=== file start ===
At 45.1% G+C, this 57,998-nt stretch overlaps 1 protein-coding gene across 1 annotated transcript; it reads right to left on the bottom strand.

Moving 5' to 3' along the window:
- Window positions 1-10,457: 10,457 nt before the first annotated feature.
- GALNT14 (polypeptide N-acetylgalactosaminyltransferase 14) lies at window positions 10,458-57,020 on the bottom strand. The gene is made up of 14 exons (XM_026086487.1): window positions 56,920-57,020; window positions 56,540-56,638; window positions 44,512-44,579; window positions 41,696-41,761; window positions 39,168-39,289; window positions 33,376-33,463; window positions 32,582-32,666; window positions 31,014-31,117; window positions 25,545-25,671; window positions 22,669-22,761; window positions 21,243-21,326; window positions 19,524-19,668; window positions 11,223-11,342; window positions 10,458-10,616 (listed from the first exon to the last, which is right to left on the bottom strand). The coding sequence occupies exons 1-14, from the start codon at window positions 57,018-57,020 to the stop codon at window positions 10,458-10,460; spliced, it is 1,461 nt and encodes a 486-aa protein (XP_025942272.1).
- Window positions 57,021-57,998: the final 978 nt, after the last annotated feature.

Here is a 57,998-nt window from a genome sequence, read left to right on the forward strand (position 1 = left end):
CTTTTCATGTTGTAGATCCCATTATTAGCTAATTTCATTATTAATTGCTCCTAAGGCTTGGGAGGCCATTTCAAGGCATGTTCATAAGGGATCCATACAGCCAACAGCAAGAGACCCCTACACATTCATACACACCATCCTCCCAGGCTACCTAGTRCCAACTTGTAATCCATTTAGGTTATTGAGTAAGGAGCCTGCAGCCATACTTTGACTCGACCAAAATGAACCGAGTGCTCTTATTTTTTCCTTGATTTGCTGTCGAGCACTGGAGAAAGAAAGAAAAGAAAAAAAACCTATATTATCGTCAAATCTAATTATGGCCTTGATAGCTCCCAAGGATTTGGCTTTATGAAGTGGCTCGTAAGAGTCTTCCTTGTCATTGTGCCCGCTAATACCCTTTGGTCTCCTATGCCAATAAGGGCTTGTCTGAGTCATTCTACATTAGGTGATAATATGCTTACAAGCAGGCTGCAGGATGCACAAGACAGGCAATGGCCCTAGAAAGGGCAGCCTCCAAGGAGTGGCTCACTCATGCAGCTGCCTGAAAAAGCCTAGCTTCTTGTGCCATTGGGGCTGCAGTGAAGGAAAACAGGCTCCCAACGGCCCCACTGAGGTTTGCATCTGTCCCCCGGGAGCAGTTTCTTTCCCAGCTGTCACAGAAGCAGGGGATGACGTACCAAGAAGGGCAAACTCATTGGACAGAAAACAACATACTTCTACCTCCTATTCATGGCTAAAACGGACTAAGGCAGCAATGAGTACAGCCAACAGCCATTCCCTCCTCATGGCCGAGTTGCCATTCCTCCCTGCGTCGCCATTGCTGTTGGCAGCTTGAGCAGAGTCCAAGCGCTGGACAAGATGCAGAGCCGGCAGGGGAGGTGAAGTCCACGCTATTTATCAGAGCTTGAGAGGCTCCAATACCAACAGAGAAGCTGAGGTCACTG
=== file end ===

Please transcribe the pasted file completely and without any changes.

At 45.1% G+C, this 57,998-nt stretch overlaps 1 protein-coding gene across 1 annotated transcript; it reads right to left on the bottom strand.

Moving 5' to 3' along the window:
- Window positions 1-10,457: 10,457 nt before the first annotated feature.
- GALNT14 (polypeptide N-acetylgalactosaminyltransferase 14) lies at window positions 10,458-57,020 on the bottom strand. The gene is made up of 14 exons (XM_026086487.1): window positions 56,920-57,020; window positions 56,540-56,638; window positions 44,512-44,579; window positions 41,696-41,761; window positions 39,168-39,289; window positions 33,376-33,463; window positions 32,582-32,666; window positions 31,014-31,117; window positions 25,545-25,671; window positions 22,669-22,761; window positions 21,243-21,326; window positions 19,524-19,668; window positions 11,223-11,342; window positions 10,458-10,616 (listed from the first exon to the last, which is right to left on the bottom strand). The coding sequence occupies exons 1-14, from the start codon at window positions 57,018-57,020 to the stop codon at window positions 10,458-10,460; spliced, it is 1,461 nt and encodes a 486-aa protein (XP_025942272.1).
- Window positions 57,021-57,998: the final 978 nt, after the last annotated feature.

Here is a 57,998-nt window from a genome sequence, read left to right on the forward strand (position 1 = left end):
CTTTTCATGTTGTAGATCCCATTATTAGCTAATTTCATTATTAATTGCTCCTAAGGCTTGGGAGGCCATTTCAAGGCATGTTCATAAGGGATCCATACAGCCAACAGCAAGAGACCCCTACACATTCATACACACCATCCTCCCAGGCTACCTAGTRCCAACTTGTAATCCATTTAGGTTATTGAGTAAGGAGCCTGCAGCCATACTTTGACTCGACCAAAATGAACCGAGTGCTCTTATTTTTTCCTTGATTTGCTGTCGAGCACTGGAGAAAGAAAGAAAAGAAAAAAAACCTATATTATCGTCAAATCTAATTATGGCCTTGATAGCTCCCAAGGATTTGGCTTTATGAAGTGGCTCGTAAGAGTCTTCCTTGTCATTGTGCCCGCTAATACCCTTTGGTCTCCTATGCCAATAAGGGCTTGTCTGAGTCATTCTACATTAGGTGATAATATGCTTACAAGCAGGCTGCAGGATGCACAAGACAGGCAATGGCCCTAGAAAGGGCAGCCTCCAAGGAGTGGCTCACTCATGCAGCTGCCTGAAAAAGCCTAGCTTCTTGTGCCATTGGGGCTGCAGTGAAGGAAAACAGGCTCCCAACGGCCCCACTGAGGTTTGCATCTGTCCCCCGGGAGCAGTTTCTTTCCCAGCTGTCACAGAAGCAGGGGATGACGTACCAAGAAGGGCAAACTCATTGGACAGAAAACAACATACTTCTACCTCCTATTCATGGCTAAAACGGACTAAGGCAGCAATGAGTACAGCCAACAGCCATTCCCTCCTCATGGCCGAGTTGCCATTCCTCCCTGCGTCGCCATTGCTGTTGGCAGCTTGAGCAGAGTCCAAGCGCTGGACAAGATGCAGAGCCGGCAGGGGAGGTGAAGTCCACGCTATTTATCAGAGCTTGAGAGGCTCCAATACCAACAGAGAAGCTGAGGTCACTG